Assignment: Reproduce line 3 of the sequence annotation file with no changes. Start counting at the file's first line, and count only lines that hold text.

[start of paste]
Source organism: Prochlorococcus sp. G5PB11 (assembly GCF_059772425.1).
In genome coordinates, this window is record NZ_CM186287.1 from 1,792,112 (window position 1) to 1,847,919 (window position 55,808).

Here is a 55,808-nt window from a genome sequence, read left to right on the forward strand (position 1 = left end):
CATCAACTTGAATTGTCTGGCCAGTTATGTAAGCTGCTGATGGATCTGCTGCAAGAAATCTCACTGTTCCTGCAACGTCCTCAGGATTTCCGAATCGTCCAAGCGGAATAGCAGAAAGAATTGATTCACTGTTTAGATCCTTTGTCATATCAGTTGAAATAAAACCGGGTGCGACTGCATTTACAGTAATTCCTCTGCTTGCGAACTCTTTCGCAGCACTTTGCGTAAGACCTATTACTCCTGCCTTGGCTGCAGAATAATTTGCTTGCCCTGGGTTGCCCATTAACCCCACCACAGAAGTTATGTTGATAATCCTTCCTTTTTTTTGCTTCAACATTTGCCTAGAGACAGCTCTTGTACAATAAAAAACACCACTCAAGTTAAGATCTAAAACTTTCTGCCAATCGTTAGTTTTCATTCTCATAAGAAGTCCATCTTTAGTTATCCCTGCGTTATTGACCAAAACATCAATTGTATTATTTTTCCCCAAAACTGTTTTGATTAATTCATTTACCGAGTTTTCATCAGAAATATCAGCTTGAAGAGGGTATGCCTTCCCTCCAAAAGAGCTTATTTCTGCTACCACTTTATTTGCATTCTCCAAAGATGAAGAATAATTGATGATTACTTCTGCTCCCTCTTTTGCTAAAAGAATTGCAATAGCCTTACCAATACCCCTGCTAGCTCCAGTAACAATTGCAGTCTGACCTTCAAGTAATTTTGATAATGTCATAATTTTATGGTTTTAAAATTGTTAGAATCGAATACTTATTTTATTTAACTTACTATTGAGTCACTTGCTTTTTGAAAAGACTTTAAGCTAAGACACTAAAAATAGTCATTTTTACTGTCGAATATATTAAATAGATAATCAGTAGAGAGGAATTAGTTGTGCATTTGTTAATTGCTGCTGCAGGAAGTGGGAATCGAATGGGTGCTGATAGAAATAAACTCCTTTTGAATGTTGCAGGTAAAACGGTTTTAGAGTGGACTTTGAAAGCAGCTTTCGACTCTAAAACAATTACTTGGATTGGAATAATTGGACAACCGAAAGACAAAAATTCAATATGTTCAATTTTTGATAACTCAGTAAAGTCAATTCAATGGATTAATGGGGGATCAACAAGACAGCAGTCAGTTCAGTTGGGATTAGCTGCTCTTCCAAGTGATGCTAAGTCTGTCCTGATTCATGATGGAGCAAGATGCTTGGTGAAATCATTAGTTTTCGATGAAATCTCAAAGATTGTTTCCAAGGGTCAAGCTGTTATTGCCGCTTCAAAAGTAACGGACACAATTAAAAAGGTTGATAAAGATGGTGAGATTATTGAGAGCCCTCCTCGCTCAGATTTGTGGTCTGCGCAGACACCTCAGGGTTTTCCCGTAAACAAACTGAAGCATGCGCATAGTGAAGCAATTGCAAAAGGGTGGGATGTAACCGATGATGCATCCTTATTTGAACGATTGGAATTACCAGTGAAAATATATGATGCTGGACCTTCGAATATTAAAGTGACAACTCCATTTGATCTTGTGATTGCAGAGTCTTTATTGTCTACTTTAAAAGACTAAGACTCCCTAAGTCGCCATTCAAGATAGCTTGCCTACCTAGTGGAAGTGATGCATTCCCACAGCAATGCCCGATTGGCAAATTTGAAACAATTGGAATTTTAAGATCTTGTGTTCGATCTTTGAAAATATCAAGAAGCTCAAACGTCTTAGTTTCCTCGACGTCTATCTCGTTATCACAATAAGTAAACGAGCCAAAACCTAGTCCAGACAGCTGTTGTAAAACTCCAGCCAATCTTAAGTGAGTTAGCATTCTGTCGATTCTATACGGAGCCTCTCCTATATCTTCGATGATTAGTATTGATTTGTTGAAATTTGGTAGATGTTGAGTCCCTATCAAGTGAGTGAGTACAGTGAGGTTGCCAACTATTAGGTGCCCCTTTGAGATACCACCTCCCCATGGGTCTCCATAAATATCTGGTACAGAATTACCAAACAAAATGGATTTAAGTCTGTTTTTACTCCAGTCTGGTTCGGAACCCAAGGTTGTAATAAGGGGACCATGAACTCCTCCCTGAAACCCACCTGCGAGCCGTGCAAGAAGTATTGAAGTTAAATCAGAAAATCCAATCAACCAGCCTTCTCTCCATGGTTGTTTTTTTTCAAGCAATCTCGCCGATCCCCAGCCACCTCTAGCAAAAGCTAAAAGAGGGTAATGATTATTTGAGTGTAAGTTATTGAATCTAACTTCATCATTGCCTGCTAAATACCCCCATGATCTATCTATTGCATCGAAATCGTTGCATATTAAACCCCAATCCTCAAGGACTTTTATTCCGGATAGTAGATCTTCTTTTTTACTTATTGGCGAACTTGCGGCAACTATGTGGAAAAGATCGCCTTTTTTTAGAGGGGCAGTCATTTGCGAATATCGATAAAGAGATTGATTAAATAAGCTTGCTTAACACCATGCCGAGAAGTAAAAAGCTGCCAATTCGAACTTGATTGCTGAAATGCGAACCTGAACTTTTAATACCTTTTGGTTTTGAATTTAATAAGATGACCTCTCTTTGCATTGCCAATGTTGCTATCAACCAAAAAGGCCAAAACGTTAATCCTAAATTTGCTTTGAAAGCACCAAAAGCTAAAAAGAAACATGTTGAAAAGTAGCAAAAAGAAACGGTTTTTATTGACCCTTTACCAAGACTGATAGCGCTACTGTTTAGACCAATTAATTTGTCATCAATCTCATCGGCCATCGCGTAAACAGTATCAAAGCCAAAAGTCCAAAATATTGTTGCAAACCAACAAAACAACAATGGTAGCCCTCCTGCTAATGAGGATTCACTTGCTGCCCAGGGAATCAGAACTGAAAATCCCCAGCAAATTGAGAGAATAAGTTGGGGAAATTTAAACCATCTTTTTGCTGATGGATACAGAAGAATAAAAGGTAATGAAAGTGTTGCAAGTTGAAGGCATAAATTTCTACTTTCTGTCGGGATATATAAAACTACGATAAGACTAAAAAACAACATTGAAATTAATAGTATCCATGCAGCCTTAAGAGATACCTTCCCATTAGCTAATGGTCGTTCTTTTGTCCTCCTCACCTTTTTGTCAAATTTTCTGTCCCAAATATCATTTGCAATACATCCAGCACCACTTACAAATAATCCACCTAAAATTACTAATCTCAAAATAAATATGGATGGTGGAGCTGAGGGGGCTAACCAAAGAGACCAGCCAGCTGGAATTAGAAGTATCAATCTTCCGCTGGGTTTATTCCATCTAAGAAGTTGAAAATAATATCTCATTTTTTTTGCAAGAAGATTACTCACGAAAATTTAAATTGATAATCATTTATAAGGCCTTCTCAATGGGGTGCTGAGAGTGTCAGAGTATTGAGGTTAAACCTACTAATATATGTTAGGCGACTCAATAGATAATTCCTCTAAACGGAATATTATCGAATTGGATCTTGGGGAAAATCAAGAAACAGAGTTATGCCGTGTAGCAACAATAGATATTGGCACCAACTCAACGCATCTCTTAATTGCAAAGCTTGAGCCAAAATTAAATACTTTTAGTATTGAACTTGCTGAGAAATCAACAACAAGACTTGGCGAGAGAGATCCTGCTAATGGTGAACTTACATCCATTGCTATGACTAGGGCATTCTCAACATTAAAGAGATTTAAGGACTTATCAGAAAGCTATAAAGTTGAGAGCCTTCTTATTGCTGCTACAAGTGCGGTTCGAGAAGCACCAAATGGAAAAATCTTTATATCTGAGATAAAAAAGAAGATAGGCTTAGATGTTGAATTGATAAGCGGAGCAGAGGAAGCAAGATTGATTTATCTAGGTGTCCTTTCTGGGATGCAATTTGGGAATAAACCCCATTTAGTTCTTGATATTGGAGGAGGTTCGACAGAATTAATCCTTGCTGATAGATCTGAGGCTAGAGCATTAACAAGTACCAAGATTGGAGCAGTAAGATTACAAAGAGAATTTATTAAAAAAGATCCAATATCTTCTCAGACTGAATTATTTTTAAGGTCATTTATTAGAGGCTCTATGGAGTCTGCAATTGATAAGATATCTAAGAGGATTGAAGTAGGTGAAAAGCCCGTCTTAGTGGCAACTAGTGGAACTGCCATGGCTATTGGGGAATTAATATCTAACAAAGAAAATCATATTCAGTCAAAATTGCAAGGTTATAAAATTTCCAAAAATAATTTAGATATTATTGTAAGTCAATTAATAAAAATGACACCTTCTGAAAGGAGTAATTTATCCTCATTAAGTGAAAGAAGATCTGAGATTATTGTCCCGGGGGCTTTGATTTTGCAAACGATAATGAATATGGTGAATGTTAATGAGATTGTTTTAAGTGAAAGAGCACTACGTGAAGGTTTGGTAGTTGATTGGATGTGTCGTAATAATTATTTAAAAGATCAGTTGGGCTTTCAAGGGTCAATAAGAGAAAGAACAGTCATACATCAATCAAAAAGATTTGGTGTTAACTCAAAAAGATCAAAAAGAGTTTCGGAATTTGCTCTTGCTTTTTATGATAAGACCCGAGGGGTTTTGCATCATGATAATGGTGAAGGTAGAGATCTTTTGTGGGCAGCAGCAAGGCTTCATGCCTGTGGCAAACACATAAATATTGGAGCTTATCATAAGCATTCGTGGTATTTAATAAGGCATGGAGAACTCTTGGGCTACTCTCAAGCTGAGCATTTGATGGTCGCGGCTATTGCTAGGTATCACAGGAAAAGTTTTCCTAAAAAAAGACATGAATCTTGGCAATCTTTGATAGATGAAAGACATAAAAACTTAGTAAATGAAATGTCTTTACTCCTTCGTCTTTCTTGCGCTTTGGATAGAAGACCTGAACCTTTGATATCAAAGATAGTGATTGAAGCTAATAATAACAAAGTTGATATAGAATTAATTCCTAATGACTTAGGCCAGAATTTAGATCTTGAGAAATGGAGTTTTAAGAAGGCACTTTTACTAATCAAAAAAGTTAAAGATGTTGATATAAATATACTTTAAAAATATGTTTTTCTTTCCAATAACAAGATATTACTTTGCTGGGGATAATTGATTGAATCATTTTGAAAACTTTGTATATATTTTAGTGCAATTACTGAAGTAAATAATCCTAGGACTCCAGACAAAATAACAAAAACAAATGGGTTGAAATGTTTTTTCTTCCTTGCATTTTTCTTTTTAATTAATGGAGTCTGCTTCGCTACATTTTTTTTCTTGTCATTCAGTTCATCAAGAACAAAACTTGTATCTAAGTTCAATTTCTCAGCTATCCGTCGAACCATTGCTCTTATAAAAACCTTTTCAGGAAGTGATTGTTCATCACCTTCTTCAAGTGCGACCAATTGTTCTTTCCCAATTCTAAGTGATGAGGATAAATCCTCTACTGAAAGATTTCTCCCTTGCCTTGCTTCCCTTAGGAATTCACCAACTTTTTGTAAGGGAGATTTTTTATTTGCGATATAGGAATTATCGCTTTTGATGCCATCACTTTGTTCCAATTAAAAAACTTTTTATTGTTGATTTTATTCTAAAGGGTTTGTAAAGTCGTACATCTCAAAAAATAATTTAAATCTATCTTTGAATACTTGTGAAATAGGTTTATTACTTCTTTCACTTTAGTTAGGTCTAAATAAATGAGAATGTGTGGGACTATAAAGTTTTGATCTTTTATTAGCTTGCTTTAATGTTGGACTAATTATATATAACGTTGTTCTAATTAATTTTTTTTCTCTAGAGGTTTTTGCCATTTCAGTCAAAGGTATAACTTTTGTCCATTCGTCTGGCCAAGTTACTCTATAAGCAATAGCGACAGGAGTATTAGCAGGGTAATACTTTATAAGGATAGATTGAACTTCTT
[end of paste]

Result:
Here is a 55,808-nt window from a genome sequence, read left to right on the forward strand (position 1 = left end):